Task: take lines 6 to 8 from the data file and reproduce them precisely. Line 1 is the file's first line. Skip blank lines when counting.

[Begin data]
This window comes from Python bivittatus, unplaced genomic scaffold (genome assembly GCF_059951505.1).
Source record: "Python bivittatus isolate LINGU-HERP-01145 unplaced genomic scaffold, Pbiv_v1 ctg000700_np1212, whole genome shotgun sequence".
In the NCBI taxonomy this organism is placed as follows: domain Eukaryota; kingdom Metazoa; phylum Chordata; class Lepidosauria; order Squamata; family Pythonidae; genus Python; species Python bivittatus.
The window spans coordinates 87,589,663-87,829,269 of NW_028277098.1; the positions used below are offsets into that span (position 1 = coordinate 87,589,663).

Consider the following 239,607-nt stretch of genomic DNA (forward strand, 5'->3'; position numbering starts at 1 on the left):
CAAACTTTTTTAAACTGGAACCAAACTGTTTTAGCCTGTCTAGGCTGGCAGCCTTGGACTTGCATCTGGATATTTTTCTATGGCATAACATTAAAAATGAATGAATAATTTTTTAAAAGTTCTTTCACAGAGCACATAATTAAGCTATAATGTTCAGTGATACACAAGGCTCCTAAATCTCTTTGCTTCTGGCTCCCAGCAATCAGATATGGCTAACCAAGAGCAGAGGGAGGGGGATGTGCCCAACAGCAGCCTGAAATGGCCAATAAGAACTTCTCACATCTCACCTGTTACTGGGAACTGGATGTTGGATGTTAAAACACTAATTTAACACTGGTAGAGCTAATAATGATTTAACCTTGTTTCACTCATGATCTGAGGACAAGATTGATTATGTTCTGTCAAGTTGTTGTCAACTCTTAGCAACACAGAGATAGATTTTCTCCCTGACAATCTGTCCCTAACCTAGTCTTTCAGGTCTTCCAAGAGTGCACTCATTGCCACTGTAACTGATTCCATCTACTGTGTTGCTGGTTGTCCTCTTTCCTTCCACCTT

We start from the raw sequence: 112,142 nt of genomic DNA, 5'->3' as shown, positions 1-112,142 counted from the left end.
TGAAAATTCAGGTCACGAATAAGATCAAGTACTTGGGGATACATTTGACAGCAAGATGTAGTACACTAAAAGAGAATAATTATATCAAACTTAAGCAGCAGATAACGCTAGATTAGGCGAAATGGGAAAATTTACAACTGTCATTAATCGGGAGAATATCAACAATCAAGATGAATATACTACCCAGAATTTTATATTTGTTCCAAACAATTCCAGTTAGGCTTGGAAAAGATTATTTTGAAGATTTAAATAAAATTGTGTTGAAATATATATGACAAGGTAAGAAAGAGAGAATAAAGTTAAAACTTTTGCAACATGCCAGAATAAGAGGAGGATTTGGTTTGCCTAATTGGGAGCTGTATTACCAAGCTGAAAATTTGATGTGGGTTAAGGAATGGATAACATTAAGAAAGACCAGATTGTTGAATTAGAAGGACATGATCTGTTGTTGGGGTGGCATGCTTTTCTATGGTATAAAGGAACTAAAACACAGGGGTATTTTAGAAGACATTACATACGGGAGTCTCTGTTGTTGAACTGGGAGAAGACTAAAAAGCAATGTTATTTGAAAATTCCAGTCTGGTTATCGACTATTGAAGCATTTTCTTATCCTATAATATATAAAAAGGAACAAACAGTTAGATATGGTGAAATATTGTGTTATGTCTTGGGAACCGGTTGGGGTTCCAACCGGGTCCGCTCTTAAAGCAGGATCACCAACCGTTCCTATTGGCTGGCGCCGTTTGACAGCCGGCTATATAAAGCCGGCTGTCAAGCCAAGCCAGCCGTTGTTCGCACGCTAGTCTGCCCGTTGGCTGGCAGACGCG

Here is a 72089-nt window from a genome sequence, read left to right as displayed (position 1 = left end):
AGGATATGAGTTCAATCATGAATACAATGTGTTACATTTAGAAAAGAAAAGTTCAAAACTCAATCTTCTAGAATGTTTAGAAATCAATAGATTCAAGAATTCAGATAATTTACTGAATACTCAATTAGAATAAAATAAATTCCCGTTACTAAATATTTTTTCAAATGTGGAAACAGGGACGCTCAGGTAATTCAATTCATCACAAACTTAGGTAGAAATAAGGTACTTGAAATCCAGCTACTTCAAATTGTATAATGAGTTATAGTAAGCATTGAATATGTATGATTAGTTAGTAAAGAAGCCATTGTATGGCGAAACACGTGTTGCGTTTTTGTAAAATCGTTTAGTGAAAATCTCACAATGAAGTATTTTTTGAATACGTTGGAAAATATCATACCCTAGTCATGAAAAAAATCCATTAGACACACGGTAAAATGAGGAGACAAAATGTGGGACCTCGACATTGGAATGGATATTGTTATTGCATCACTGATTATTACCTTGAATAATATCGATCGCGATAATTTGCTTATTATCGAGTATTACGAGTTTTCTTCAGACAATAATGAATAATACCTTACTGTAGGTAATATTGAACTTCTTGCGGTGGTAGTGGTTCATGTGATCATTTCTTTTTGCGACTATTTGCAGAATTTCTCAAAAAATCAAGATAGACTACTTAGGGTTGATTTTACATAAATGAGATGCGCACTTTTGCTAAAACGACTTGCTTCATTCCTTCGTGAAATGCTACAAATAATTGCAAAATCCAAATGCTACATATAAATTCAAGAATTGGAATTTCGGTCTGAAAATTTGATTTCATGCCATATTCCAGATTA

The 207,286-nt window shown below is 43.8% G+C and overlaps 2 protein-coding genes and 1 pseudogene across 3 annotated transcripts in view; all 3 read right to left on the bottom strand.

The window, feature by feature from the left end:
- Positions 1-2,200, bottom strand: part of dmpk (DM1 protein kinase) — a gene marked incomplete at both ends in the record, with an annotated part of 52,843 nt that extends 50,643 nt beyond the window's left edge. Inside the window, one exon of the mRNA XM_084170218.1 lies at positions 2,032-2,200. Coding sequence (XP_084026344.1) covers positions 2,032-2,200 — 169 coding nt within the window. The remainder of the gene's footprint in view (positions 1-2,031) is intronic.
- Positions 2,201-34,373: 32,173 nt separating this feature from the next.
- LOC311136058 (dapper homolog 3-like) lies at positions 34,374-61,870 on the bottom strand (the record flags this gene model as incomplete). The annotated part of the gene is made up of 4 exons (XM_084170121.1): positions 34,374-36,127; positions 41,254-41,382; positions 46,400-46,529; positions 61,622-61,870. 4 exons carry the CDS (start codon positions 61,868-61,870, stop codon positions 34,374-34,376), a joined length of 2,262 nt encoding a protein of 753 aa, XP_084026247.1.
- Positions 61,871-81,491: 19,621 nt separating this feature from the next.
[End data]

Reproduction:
CAAACTTTTTTAAACTGGAACCAAACTGTTTTAGCCTGTCTAGGCTGGCAGCCTTGGACTTGCATCTGGATATTTTTCTATGGCATAACATTAAAAATGAATGAATAATTTTTTAAAAGTTCTTTCACAGAGCACATAATTAAGCTATAATGTTCAGTGATACACAAGGCTCCTAAATCTCTTTGCTTCTGGCTCCCAGCAATCAGATATGGCTAACCAAGAGCAGAGGGAGGGGGATGTGCCCAACAGCAGCCTGAAATGGCCAATAAGAACTTCTCACATCTCACCTGTTACTGGGAACTGGATGTTGGATGTTAAAACACTAATTTAACACTGGTAGAGCTAATAATGATTTAACCTTGTTTCACTCATGATCTGAGGACAAGATTGATTATGTTCTGTCAAGTTGTTGTCAACTCTTAGCAACACAGAGATAGATTTTCTCCCTGACAATCTGTCCCTAACCTAGTCTTTCAGGTCTTCCAAGAGTGCACTCATTGCCACTGTAACTGATTCCATCTACTGTGTTGCTGGTTGTCCTCTTTCCTTCCACCTT

We start from the raw sequence: 112,142 nt of genomic DNA, 5'->3' as shown, positions 1-112,142 counted from the left end.
TGAAAATTCAGGTCACGAATAAGATCAAGTACTTGGGGATACATTTGACAGCAAGATGTAGTACACTAAAAGAGAATAATTATATCAAACTTAAGCAGCAGATAACGCTAGATTAGGCGAAATGGGAAAATTTACAACTGTCATTAATCGGGAGAATATCAACAATCAAGATGAATATACTACCCAGAATTTTATATTTGTTCCAAACAATTCCAGTTAGGCTTGGAAAAGATTATTTTGAAGATTTAAATAAAATTGTGTTGAAATATATATGACAAGGTAAGAAAGAGAGAATAAAGTTAAAACTTTTGCAACATGCCAGAATAAGAGGAGGATTTGGTTTGCCTAATTGGGAGCTGTATTACCAAGCTGAAAATTTGATGTGGGTTAAGGAATGGATAACATTAAGAAAGACCAGATTGTTGAATTAGAAGGACATGATCTGTTGTTGGGGTGGCATGCTTTTCTATGGTATAAAGGAACTAAAACACAGGGGTATTTTAGAAGACATTACATACGGGAGTCTCTGTTGTTGAACTGGGAGAAGACTAAAAAGCAATGTTATTTGAAAATTCCAGTCTGGTTATCGACTATTGAAGCATTTTCTTATCCTATAATATATAAAAAGGAACAAACAGTTAGATATGGTGAAATATTGTGTTATGTCTTGGGAACCGGTTGGGGTTCCAACCGGGTCCGCTCTTAAAGCAGGATCACCAACCGTTCCTATTGGCTGGCGCCGTTTGACAGCCGGCTATATAAAGCCGGCTGTCAAGCCAAGCCAGCCGTTGTTCGCACGCTAGTCTGCCCGTTGGCTGGCAGACGCG